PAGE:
It has never been easy to spot the strict tests Oxford has applied to its donors. The Rhodes scholarships, which are a central feature of Oxford life, are founded upon the fortune Cecil Rhodes made in southern Africa by methods no well-meaning liberal would endorse. Oxford's fund-raising campaign in America took money from all quarters.
The opponents of the Flick endowment say none of that counts because this case is different. Dr Gert-Rudolf Flick's grandfather was a Nazi war criminal who made a fortune exploiting slave labour during the Second World War. Oxford might have rejected it but it took the money. Once criticism emerged, it might have defended the endowment by arguing that the origins of the money mattered far less than what was done with it. Instead Oxford delayed and wrung its hands. Dr Flick has decided to take his pounds 350,000 elsewhere.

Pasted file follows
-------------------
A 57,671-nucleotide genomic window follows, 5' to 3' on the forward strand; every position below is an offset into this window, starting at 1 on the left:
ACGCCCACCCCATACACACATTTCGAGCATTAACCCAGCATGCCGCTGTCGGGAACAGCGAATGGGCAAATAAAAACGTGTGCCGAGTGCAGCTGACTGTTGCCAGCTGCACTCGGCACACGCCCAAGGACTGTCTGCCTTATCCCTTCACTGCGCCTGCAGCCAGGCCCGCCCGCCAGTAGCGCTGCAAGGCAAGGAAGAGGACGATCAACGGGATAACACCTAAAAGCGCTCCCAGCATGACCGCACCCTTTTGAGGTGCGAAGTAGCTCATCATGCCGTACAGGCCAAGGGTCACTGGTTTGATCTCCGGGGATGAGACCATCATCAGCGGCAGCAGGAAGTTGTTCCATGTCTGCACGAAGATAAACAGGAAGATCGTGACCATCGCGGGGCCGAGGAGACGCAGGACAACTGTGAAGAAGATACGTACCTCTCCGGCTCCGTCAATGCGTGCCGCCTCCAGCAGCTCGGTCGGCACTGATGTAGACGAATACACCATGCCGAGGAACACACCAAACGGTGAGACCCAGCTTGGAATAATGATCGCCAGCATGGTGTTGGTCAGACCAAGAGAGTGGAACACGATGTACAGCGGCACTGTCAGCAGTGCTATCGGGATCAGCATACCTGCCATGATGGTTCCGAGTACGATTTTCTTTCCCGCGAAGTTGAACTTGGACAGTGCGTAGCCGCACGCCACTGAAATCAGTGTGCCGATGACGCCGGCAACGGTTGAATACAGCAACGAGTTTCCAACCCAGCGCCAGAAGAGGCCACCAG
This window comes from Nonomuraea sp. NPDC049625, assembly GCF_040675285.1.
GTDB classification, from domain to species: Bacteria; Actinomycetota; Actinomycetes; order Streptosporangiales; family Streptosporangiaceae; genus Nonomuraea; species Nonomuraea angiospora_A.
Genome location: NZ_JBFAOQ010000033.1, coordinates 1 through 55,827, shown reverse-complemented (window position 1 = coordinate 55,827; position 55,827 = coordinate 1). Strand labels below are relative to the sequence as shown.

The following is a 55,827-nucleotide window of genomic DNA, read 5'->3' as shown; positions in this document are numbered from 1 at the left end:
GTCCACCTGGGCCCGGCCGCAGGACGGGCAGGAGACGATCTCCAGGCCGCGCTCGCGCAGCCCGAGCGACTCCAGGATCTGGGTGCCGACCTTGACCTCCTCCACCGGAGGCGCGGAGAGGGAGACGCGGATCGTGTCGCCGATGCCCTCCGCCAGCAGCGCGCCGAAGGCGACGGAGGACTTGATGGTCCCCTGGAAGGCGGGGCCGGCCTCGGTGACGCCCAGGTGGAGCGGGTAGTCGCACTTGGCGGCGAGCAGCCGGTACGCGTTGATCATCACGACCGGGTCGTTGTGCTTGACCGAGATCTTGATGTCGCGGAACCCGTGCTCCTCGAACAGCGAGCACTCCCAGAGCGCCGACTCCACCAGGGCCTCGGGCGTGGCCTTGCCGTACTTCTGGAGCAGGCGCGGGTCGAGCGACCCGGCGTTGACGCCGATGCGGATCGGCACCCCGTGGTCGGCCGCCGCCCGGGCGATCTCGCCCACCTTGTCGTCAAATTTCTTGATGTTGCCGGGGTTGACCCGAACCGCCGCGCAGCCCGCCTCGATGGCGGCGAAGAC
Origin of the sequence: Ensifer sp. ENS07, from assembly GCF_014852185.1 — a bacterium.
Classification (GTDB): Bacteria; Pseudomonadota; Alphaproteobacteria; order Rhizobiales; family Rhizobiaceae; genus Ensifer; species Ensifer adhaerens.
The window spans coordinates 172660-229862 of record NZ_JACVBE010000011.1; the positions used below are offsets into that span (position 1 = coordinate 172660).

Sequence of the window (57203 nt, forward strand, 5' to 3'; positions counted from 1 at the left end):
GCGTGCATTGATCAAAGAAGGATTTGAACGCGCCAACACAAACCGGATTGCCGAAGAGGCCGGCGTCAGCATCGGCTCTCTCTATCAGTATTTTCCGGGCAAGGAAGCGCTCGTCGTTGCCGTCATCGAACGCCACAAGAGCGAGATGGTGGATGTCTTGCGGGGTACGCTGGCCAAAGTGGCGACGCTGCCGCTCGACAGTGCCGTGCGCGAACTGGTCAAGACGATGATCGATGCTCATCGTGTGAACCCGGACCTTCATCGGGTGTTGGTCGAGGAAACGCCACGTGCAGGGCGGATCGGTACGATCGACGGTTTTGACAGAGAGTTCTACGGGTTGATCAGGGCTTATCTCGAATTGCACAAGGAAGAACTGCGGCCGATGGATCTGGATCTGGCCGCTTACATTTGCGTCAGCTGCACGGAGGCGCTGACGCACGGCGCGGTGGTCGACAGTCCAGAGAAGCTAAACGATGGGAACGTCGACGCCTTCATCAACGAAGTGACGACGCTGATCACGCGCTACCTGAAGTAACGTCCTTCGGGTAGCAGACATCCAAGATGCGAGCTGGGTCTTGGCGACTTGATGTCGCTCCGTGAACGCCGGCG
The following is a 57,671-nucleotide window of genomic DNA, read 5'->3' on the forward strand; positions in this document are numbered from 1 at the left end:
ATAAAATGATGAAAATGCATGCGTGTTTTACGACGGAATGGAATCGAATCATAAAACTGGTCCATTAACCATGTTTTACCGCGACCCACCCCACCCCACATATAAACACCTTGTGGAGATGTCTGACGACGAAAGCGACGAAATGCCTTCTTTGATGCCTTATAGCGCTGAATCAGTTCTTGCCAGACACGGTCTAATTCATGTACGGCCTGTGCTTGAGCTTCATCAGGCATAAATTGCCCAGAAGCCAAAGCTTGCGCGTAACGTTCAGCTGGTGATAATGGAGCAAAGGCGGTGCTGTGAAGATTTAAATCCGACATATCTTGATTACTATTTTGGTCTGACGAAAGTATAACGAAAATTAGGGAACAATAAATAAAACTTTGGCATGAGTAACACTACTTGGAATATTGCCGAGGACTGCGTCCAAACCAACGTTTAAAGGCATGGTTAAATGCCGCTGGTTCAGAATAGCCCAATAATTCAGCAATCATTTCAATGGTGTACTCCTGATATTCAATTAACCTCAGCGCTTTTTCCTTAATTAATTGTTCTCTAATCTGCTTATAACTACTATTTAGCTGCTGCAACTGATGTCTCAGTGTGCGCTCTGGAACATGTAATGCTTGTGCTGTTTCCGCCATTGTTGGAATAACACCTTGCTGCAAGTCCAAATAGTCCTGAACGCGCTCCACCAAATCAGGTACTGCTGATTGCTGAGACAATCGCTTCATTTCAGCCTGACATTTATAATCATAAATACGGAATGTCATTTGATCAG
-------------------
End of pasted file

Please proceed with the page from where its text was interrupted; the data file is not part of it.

It is Oxford's loss. The university emerges from the affair with no credit. The vice-chancellor, Peter North, is leading an inquiry into the way the university is run. The Flick affair should tell him just how urgent reform is.Reuse content